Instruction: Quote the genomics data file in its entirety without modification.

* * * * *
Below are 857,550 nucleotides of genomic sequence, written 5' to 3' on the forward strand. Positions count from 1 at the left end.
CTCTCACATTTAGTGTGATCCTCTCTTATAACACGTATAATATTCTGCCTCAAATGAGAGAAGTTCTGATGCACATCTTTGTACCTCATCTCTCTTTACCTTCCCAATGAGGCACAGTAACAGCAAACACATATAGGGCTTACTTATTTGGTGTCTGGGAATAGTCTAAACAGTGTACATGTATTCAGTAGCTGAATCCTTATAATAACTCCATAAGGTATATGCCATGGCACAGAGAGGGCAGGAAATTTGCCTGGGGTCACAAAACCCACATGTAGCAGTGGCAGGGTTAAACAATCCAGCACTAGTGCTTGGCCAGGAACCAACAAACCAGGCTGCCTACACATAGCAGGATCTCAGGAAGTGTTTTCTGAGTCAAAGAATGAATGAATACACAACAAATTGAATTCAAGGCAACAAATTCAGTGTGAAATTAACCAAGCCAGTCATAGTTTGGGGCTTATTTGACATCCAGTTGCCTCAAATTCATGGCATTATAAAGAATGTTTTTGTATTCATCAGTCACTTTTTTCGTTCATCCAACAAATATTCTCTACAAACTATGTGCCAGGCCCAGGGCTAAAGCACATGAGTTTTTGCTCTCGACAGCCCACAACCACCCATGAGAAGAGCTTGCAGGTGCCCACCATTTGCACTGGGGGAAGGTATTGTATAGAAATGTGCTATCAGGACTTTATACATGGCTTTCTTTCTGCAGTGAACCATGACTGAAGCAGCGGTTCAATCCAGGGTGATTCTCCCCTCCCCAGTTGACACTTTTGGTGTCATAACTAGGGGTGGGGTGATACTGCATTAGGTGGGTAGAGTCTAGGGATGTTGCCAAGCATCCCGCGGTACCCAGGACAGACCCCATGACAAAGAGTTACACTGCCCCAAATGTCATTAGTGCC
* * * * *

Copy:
Below are 857,550 nucleotides of genomic sequence, written 5' to 3' on the forward strand. Positions count from 1 at the left end.
CTCTCACATTTAGTGTGATCCTCTCTTATAACACGTATAATATTCTGCCTCAAATGAGAGAAGTTCTGATGCACATCTTTGTACCTCATCTCTCTTTACCTTCCCAATGAGGCACAGTAACAGCAAACACATATAGGGCTTACTTATTTGGTGTCTGGGAATAGTCTAAACAGTGTACATGTATTCAGTAGCTGAATCCTTATAATAACTCCATAAGGTATATGCCATGGCACAGAGAGGGCAGGAAATTTGCCTGGGGTCACAAAACCCACATGTAGCAGTGGCAGGGTTAAACAATCCAGCACTAGTGCTTGGCCAGGAACCAACAAACCAGGCTGCCTACACATAGCAGGATCTCAGGAAGTGTTTTCTGAGTCAAAGAATGAATGAATACACAACAAATTGAATTCAAGGCAACAAATTCAGTGTGAAATTAACCAAGCCAGTCATAGTTTGGGGCTTATTTGACATCCAGTTGCCTCAAATTCATGGCATTATAAAGAATGTTTTTGTATTCATCAGTCACTTTTTTCGTTCATCCAACAAATATTCTCTACAAACTATGTGCCAGGCCCAGGGCTAAAGCACATGAGTTTTTGCTCTCGACAGCCCACAACCACCCATGAGAAGAGCTTGCAGGTGCCCACCATTTGCACTGGGGGAAGGTATTGTATAGAAATGTGCTATCAGGACTTTATACATGGCTTTCTTTCTGCAGTGAACCATGACTGAAGCAGCGGTTCAATCCAGGGTGATTCTCCCCTCCCCAGTTGACACTTTTGGTGTCATAACTAGGGGTGGGGTGATACTGCATTAGGTGGGTAGAGTCTAGGGATGTTGCCAAGCATCCCGCGGTACCCAGGACAGACCCCATGACAAAGAGTTACACTGCCCCAAATGTCATTAGTGCC